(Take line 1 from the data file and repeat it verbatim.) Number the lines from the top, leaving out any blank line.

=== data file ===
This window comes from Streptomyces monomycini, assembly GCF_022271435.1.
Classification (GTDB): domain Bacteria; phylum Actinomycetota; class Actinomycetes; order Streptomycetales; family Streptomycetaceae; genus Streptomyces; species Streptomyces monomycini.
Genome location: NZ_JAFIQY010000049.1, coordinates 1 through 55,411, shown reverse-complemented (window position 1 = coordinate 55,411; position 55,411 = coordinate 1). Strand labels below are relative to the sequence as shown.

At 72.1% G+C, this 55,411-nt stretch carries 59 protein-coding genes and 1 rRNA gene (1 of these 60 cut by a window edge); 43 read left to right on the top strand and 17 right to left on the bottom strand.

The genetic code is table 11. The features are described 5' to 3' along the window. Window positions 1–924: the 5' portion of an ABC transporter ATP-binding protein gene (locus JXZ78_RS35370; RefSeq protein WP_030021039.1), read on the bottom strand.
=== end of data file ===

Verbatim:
This window comes from Streptomyces monomycini, assembly GCF_022271435.1.